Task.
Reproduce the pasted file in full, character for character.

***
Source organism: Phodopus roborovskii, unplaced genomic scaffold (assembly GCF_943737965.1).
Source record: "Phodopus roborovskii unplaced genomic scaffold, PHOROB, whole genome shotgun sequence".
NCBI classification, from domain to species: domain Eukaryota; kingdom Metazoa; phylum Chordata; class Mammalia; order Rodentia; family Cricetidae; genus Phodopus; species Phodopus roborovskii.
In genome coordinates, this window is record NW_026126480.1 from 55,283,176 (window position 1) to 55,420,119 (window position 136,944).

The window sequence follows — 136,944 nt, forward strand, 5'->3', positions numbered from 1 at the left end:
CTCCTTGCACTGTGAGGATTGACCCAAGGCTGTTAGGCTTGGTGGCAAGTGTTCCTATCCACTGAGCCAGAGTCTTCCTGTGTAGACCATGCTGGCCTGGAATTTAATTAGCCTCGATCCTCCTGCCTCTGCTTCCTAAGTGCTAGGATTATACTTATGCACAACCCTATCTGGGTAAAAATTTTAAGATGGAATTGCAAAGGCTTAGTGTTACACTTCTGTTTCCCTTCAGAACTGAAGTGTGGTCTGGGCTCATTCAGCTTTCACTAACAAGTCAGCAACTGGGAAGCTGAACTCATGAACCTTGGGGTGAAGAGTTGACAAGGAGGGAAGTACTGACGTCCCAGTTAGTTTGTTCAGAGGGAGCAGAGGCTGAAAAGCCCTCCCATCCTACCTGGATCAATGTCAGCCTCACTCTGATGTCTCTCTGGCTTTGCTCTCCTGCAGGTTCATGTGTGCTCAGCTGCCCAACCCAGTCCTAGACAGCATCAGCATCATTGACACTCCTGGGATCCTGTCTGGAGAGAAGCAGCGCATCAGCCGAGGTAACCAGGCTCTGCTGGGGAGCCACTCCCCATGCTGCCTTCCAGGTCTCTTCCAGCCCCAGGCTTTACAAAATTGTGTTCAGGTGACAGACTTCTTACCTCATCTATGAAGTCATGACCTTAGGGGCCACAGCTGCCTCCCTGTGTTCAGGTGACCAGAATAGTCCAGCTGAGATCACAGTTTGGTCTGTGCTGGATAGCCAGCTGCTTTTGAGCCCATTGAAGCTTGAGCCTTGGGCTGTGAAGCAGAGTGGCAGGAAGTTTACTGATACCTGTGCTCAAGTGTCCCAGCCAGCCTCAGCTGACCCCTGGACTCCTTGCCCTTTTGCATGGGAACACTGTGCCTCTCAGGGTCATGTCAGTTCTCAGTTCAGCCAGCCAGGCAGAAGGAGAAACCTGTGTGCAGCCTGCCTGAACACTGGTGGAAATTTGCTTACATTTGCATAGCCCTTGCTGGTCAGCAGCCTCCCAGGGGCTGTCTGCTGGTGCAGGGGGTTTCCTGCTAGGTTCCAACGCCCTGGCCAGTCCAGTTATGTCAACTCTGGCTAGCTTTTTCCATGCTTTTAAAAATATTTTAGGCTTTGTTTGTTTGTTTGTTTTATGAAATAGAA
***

Source organism: Phodopus roborovskii, unplaced genomic scaffold (assembly GCF_943737965.1).
Source record: "Phodopus roborovskii unplaced genomic scaffold, PHOROB, whole genome shotgun sequence".
NCBI classification, from domain to species: domain Eukaryota; kingdom Metazoa; phylum Chordata; class Mammalia; order Rodentia; family Cricetidae; genus Phodopus; species Phodopus roborovskii.
In genome coordinates, this window is record NW_026126480.1 from 55,283,176 (window position 1) to 55,420,119 (window position 136,944).

The window sequence follows — 136,944 nt, forward strand, 5'->3', positions numbered from 1 at the left end:
CTCCTTGCACTGTGAGGATTGACCCAAGGCTGTTAGGCTTGGTGGCAAGTGTTCCTATCCACTGAGCCAGAGTCTTCCTGTGTAGACCATGCTGGCCTGGAATTTAATTAGCCTCGATCCTCCTGCCTCTGCTTCCTAAGTGCTAGGATTATACTTATGCACAACCCTATCTGGGTAAAAATTTTAAGATGGAATTGCAAAGGCTTAGTGTTACACTTCTGTTTCCCTTCAGAACTGAAGTGTGGTCTGGGCTCATTCAGCTTTCACTAACAAGTCAGCAACTGGGAAGCTGAACTCATGAACCTTGGGGTGAAGAGTTGACAAGGAGGGAAGTACTGACGTCCCAGTTAGTTTGTTCAGAGGGAGCAGAGGCTGAAAAGCCCTCCCATCCTACCTGGATCAATGTCAGCCTCACTCTGATGTCTCTCTGGCTTTGCTCTCCTGCAGGTTCATGTGTGCTCAGCTGCCCAACCCAGTCCTAGACAGCATCAGCATCATTGACACTCCTGGGATCCTGTCTGGAGAGAAGCAGCGCATCAGCCGAGGTAACCAGGCTCTGCTGGGGAGCCACTCCCCATGCTGCCTTCCAGGTCTCTTCCAGCCCCAGGCTTTACAAAATTGTGTTCAGGTGACAGACTTCTTACCTCATCTATGAAGTCATGACCTTAGGGGCCACAGCTGCCTCCCTGTGTTCAGGTGACCAGAATAGTCCAGCTGAGATCACAGTTTGGTCTGTGCTGGATAGCCAGCTGCTTTTGAGCCCATTGAAGCTTGAGCCTTGGGCTGTGAAGCAGAGTGGCAGGAAGTTTACTGATACCTGTGCTCAAGTGTCCCAGCCAGCCTCAGCTGACCCCTGGACTCCTTGCCCTTTTGCATGGGAACACTGTGCCTCTCAGGGTCATGTCAGTTCTCAGTTCAGCCAGCCAGGCAGAAGGAGAAACCTGTGTGCAGCCTGCCTGAACACTGGTGGAAATTTGCTTACATTTGCATAGCCCTTGCTGGTCAGCAGCCTCCCAGGGGCTGTCTGCTGGTGCAGGGGGTTTCCTGCTAGGTTCCAACGCCCTGGCCAGTCCAGTTATGTCAACTCTGGCTAGCTTTTTCCATGCTTTTAAAAATATTTTAGGCTTTGTTTGTTTGTTTGTTTTATGAAATAGAA